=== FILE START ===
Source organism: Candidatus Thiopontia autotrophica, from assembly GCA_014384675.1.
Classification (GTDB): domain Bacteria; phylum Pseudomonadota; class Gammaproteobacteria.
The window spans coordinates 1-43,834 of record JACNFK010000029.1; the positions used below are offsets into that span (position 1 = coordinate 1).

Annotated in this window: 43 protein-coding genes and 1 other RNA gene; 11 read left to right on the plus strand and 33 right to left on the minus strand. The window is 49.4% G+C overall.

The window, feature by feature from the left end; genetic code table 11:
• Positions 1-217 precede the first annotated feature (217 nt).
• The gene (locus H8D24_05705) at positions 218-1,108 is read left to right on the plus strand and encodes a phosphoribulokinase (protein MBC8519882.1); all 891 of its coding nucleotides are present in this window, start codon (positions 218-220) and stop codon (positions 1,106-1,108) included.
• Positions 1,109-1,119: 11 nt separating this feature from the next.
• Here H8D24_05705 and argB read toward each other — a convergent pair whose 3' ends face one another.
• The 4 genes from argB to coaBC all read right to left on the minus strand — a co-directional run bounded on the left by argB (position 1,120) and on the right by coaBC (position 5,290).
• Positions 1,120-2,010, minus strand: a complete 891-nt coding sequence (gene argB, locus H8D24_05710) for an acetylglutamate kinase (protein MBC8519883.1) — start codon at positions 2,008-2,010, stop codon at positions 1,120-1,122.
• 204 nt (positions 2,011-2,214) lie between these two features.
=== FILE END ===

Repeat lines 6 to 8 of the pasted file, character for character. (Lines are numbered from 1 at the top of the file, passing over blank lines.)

• Positions 1-217 precede the first annotated feature (217 nt).
• The gene (locus H8D24_05705) at positions 218-1,108 is read left to right on the plus strand and encodes a phosphoribulokinase (protein MBC8519882.1); all 891 of its coding nucleotides are present in this window, start codon (positions 218-220) and stop codon (positions 1,106-1,108) included.
• Positions 1,109-1,119: 11 nt separating this feature from the next.